I know we keep channeling Arthur Silber here, but he has been all over the deeper implications of "Bailoutgate" than anyone else. His latest piece rightly skewers the emerging "compromise" between Bush and the Congressional Democrats on "oversight" of the government gift program for the Gordon Gekko gang. As any sentient being might have suspeted, the "tough oversight" being offered by such champions of the common folk as Chris Dodd and Barney Frank is -- wait for it -- a weak and watery sham.
Silber quotes the Wall Street Journal (his italics):
One broad area of agreement involves congressional oversight. Rep. Frank said the Treasury agreed to an independent board to monitor the bailout and report on its progress to Congress and the public. The board wouldn't have authority to veto Treasury investment decisions, and the bailout's launch wouldn't be delayed while a board was being put in place.
Then goes on:
Dodd's plan is no better with regard to "oversight"; see Section 4 (among other provisions: "The Emergency Oversight Board shall meet 2 weeks after the first exercise of the purchase authority of the Secretary under this Act and monthly thereafter." Yeah, that should do it.). In addition to the fact that the centerpiece of Dodd's proposal is the one action that should not be taken and that will do nothing to "solve" an insoluble problem, is its gross immorality: presenting the bill to American taxpayers who had nothing to do with creating this crisis. And yet, even Paul Krugman claims that Dodd's proposal is "a big improvement over Paulson's plan."
As he has done for days, Silber keeps hammering away at the salient point in this carnival of greed and power-grabbing: no bailout "plan" of any kind can fix this problem:
The consequences we are now seeing are irrevocable and unavoidable. The bad debts must be accounted for and written off. A problem of massive bad debts and insolvency is not a problem of liquidity. This truth means one thing in terms of the "solutions" proposed: a massive bailout of insolvent financial institutions which includes keeping the bad debts in the system still longer is precisely the wrong action to take. It will not solve the problem, for this problem cannot be solved. But it will accomplish one goal: it will postpone the problem to another day, and it will make the problem worse, and it will cause still greater damage.
...In other words, Krugman insists that we solve a problem that cannot be solved -- but that we do it more "efficiently" and "competently." This is precisely the argument that Democrats, liberals and progressives always make -- even with regard to momentous war crimes like the invasion and occupation of Iraq. In still other words: they concede the basic terms of the argument, and argue only over the specific implementation. And then they pretend to wonder why they keep losing the argument. Here's a clue: they keep losing the argument because they never engage it. If Krugman and the many others like him have their way, the immorality and the futility will continue, in economic policy, in foreign policy and in every other area -- but the immorality and futility will be carried out more "efficiently."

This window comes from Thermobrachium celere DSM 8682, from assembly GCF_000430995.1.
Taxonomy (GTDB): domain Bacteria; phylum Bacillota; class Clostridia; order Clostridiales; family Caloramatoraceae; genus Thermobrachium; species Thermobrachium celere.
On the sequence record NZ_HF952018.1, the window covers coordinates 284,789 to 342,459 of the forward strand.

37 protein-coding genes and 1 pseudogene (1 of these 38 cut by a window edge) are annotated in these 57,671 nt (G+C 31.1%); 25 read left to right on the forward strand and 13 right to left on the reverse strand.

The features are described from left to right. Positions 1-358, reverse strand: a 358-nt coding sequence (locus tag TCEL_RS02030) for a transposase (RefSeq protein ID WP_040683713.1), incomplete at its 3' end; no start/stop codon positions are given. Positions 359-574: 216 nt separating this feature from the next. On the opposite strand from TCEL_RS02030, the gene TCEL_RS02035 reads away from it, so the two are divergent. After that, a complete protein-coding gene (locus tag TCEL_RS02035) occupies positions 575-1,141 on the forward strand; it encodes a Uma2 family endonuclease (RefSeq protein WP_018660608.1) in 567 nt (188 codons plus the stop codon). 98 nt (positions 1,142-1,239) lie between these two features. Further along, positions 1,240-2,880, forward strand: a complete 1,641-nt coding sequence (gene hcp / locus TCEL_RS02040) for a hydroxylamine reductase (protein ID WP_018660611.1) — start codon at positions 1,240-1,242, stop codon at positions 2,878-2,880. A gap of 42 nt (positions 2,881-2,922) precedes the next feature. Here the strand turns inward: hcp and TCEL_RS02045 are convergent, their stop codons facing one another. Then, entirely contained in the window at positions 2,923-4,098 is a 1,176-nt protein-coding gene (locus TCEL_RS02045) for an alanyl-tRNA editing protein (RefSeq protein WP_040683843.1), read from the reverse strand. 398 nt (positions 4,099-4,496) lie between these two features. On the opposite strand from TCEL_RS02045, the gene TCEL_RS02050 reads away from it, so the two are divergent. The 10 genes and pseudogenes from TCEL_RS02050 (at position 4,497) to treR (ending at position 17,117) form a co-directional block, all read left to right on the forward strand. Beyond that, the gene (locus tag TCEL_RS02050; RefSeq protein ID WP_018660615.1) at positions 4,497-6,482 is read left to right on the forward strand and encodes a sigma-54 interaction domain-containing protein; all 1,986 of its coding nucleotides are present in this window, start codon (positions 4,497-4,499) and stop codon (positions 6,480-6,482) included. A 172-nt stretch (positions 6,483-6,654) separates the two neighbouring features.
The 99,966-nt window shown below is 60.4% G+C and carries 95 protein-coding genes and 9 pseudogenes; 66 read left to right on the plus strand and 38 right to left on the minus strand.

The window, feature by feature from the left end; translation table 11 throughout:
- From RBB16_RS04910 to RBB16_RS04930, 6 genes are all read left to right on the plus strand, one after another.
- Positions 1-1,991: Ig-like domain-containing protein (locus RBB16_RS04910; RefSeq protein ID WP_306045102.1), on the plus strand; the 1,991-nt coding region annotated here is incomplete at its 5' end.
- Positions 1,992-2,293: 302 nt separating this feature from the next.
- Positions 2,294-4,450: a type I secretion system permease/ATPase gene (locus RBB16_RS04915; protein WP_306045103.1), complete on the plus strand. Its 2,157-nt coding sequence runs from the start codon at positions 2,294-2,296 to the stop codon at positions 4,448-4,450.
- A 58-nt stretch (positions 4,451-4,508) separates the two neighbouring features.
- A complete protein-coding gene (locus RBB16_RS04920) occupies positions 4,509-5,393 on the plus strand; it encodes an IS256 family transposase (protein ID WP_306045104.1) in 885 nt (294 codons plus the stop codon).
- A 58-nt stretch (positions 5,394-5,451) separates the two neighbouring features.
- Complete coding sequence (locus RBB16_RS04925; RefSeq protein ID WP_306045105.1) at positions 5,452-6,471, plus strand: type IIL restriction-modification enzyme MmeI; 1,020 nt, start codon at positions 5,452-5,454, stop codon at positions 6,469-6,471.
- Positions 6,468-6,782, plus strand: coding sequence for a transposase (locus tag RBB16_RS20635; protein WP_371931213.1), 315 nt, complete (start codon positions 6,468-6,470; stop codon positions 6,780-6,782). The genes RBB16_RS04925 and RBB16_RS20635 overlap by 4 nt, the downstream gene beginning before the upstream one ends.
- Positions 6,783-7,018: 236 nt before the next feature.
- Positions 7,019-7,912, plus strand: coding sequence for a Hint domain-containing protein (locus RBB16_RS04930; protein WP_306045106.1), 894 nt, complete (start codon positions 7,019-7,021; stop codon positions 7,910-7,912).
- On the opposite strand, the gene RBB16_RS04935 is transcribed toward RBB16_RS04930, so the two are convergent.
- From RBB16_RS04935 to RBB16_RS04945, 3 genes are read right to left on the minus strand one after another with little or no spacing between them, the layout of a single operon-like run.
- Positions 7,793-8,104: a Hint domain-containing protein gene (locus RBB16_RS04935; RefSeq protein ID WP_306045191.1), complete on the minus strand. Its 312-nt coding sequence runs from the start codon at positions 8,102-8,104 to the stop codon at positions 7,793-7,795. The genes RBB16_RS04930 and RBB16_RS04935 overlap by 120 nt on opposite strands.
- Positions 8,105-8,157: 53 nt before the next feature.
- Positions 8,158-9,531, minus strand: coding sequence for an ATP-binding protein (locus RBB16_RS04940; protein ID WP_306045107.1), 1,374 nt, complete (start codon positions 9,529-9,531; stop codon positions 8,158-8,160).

In this essay, Silber also addresses one of the underlying elements driving us into so many disasters:
[M]ost Americans will not accept that actions have consequences, and that those consequences are sometimes irrevocable. Your prayers will not restore over a million slaughtered Iraqis to life. Your wishes will not instantaneously erase the horrifying memories that make an American soldier unable to sleep, incapable of holding a job, and that make him a stranger to his own family. There are times when our actions lead to results that cannot be undone.
These are not difficult concepts to grasp, Silber says....and yet:
Yet most Americans -- and our entire governing class and almost all commentators and bloggers -- refuse to grasp them. It is as if these ideas are written in a dead language. Certainly, the language is dead to them, for they have made themselves incapable of understanding it. To recognize a truth of this kind threatens the mechanism of denial that lies at the very center of their sense of themselves, at the very center of their identity. So the truth cannot be acknowledged.
And so the bailout, in one egregious, unjust, destructive form or another, will go through, and the Democrats will vote for it, and Barack Obama will say - as he said in the FISA law debacle, when he stood with Bush and Cheney for tyranny -- that it's "not perfect" but it's a "good compromise" and he will work to make sure the bailout is -- wait for it -- carried out "efficiently". (By his many economic advisers who had instrumental roles in creating the crisis in the first place, no doubt.)
This bad deal is done. How soon before the next one comes barreling down the pike?